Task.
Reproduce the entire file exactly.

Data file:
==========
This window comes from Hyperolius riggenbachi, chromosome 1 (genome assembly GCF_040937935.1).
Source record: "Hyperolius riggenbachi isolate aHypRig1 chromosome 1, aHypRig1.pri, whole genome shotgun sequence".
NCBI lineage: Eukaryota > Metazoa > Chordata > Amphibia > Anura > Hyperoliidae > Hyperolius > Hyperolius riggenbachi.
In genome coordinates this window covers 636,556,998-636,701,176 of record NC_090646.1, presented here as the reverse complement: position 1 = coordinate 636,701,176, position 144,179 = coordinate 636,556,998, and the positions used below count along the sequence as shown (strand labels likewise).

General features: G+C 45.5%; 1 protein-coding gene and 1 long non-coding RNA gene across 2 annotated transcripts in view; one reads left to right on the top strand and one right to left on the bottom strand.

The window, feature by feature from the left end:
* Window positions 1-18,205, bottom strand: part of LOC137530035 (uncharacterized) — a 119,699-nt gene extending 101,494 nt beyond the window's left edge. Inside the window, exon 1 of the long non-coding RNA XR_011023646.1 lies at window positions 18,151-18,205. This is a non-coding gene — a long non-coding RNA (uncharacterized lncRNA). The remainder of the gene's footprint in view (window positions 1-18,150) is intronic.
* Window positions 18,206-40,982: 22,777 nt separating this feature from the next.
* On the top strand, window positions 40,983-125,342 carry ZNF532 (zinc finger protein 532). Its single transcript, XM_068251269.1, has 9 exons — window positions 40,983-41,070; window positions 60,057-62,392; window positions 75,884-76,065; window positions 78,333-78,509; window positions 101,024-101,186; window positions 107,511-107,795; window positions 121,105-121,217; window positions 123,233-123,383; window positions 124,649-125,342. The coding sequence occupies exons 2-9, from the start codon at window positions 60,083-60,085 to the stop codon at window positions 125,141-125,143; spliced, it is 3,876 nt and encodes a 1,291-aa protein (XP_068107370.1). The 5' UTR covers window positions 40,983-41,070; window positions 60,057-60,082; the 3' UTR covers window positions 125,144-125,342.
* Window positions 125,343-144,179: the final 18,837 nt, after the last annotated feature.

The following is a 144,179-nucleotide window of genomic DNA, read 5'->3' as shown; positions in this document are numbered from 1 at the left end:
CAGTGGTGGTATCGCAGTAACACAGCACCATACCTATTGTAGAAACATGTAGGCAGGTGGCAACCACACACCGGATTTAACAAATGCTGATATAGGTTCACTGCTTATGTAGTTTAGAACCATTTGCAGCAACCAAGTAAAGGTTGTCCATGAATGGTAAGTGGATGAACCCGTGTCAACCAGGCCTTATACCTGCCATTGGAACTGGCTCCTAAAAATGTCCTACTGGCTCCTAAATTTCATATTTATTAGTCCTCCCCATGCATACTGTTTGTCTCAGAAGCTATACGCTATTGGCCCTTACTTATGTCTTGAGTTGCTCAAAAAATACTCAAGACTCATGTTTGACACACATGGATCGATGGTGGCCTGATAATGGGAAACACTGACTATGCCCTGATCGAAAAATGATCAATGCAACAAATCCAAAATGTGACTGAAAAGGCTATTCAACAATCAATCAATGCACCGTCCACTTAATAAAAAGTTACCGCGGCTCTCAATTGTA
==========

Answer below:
This window comes from Hyperolius riggenbachi, chromosome 1 (genome assembly GCF_040937935.1).
Source record: "Hyperolius riggenbachi isolate aHypRig1 chromosome 1, aHypRig1.pri, whole genome shotgun sequence".
NCBI lineage: Eukaryota > Metazoa > Chordata > Amphibia > Anura > Hyperoliidae > Hyperolius > Hyperolius riggenbachi.
In genome coordinates this window covers 636,556,998-636,701,176 of record NC_090646.1, presented here as the reverse complement: position 1 = coordinate 636,701,176, position 144,179 = coordinate 636,556,998, and the positions used below count along the sequence as shown (strand labels likewise).

General features: G+C 45.5%; 1 protein-coding gene and 1 long non-coding RNA gene across 2 annotated transcripts in view; one reads left to right on the top strand and one right to left on the bottom strand.

The window, feature by feature from the left end:
* Window positions 1-18,205, bottom strand: part of LOC137530035 (uncharacterized) — a 119,699-nt gene extending 101,494 nt beyond the window's left edge. Inside the window, exon 1 of the long non-coding RNA XR_011023646.1 lies at window positions 18,151-18,205. This is a non-coding gene — a long non-coding RNA (uncharacterized lncRNA). The remainder of the gene's footprint in view (window positions 1-18,150) is intronic.
* Window positions 18,206-40,982: 22,777 nt separating this feature from the next.
* On the top strand, window positions 40,983-125,342 carry ZNF532 (zinc finger protein 532). Its single transcript, XM_068251269.1, has 9 exons — window positions 40,983-41,070; window positions 60,057-62,392; window positions 75,884-76,065; window positions 78,333-78,509; window positions 101,024-101,186; window positions 107,511-107,795; window positions 121,105-121,217; window positions 123,233-123,383; window positions 124,649-125,342. The coding sequence occupies exons 2-9, from the start codon at window positions 60,083-60,085 to the stop codon at window positions 125,141-125,143; spliced, it is 3,876 nt and encodes a 1,291-aa protein (XP_068107370.1). The 5' UTR covers window positions 40,983-41,070; window positions 60,057-60,082; the 3' UTR covers window positions 125,144-125,342.
* Window positions 125,343-144,179: the final 18,837 nt, after the last annotated feature.

The following is a 144,179-nucleotide window of genomic DNA, read 5'->3' as shown; positions in this document are numbered from 1 at the left end:
CAGTGGTGGTATCGCAGTAACACAGCACCATACCTATTGTAGAAACATGTAGGCAGGTGGCAACCACACACCGGATTTAACAAATGCTGATATAGGTTCACTGCTTATGTAGTTTAGAACCATTTGCAGCAACCAAGTAAAGGTTGTCCATGAATGGTAAGTGGATGAACCCGTGTCAACCAGGCCTTATACCTGCCATTGGAACTGGCTCCTAAAAATGTCCTACTGGCTCCTAAATTTCATATTTATTAGTCCTCCCCATGCATACTGTTTGTCTCAGAAGCTATACGCTATTGGCCCTTACTTATGTCTTGAGTTGCTCAAAAAATACTCAAGACTCATGTTTGACACACATGGATCGATGGTGGCCTGATAATGGGAAACACTGACTATGCCCTGATCGAAAAATGATCAATGCAACAAATCCAAAATGTGACTGAAAAGGCTATTCAACAATCAATCAATGCACCGTCCACTTAATAAAAAGTTACCGCGGCTCTCAATTGTA